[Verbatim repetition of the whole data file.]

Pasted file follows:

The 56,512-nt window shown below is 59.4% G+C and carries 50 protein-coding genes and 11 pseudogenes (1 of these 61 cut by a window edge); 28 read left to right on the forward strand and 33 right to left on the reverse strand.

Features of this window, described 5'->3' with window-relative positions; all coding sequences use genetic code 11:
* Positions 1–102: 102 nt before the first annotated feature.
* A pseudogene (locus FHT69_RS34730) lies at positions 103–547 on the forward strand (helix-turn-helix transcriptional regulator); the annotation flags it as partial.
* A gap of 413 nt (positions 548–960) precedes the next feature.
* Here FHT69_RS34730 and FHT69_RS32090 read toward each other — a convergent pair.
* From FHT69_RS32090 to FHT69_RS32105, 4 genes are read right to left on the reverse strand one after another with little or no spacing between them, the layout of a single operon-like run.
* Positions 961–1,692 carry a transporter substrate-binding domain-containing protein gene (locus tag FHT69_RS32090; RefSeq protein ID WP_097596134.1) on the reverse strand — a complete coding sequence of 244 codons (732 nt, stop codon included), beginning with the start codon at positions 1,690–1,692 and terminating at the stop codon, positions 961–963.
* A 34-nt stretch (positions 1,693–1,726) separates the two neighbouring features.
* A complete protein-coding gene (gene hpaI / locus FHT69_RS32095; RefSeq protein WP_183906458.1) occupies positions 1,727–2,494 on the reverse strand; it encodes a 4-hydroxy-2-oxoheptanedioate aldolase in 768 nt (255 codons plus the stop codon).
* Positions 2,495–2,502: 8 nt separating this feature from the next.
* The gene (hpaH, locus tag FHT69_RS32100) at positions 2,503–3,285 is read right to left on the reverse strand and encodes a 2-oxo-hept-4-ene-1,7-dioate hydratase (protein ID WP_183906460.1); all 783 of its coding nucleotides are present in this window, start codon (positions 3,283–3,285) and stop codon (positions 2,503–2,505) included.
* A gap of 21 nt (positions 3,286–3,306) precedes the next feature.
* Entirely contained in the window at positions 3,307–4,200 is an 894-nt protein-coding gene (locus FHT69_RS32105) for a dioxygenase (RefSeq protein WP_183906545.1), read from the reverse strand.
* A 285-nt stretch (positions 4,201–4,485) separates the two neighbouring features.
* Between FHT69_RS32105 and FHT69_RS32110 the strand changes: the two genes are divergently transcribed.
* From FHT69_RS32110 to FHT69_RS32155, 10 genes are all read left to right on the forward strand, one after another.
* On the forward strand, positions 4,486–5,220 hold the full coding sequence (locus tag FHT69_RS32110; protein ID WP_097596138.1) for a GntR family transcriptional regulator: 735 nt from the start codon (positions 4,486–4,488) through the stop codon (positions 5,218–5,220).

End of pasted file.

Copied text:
The 56,512-nt window shown below is 59.4% G+C and carries 50 protein-coding genes and 11 pseudogenes (1 of these 61 cut by a window edge); 28 read left to right on the forward strand and 33 right to left on the reverse strand.

Features of this window, described 5'->3' with window-relative positions; all coding sequences use genetic code 11:
* Positions 1–102: 102 nt before the first annotated feature.
* A pseudogene (locus FHT69_RS34730) lies at positions 103–547 on the forward strand (helix-turn-helix transcriptional regulator); the annotation flags it as partial.
* A gap of 413 nt (positions 548–960) precedes the next feature.
* Here FHT69_RS34730 and FHT69_RS32090 read toward each other — a convergent pair.
* From FHT69_RS32090 to FHT69_RS32105, 4 genes are read right to left on the reverse strand one after another with little or no spacing between them, the layout of a single operon-like run.
* Positions 961–1,692 carry a transporter substrate-binding domain-containing protein gene (locus tag FHT69_RS32090; RefSeq protein ID WP_097596134.1) on the reverse strand — a complete coding sequence of 244 codons (732 nt, stop codon included), beginning with the start codon at positions 1,690–1,692 and terminating at the stop codon, positions 961–963.
* A 34-nt stretch (positions 1,693–1,726) separates the two neighbouring features.
* A complete protein-coding gene (gene hpaI / locus FHT69_RS32095; RefSeq protein WP_183906458.1) occupies positions 1,727–2,494 on the reverse strand; it encodes a 4-hydroxy-2-oxoheptanedioate aldolase in 768 nt (255 codons plus the stop codon).
* Positions 2,495–2,502: 8 nt separating this feature from the next.
* The gene (hpaH, locus tag FHT69_RS32100) at positions 2,503–3,285 is read right to left on the reverse strand and encodes a 2-oxo-hept-4-ene-1,7-dioate hydratase (protein ID WP_183906460.1); all 783 of its coding nucleotides are present in this window, start codon (positions 3,283–3,285) and stop codon (positions 2,503–2,505) included.
* A gap of 21 nt (positions 3,286–3,306) precedes the next feature.
* Entirely contained in the window at positions 3,307–4,200 is an 894-nt protein-coding gene (locus FHT69_RS32105) for a dioxygenase (RefSeq protein WP_183906545.1), read from the reverse strand.
* A 285-nt stretch (positions 4,201–4,485) separates the two neighbouring features.
* Between FHT69_RS32105 and FHT69_RS32110 the strand changes: the two genes are divergently transcribed.
* From FHT69_RS32110 to FHT69_RS32155, 10 genes are all read left to right on the forward strand, one after another.
* On the forward strand, positions 4,486–5,220 hold the full coding sequence (locus tag FHT69_RS32110; protein ID WP_097596138.1) for a GntR family transcriptional regulator: 735 nt from the start codon (positions 4,486–4,488) through the stop codon (positions 5,218–5,220).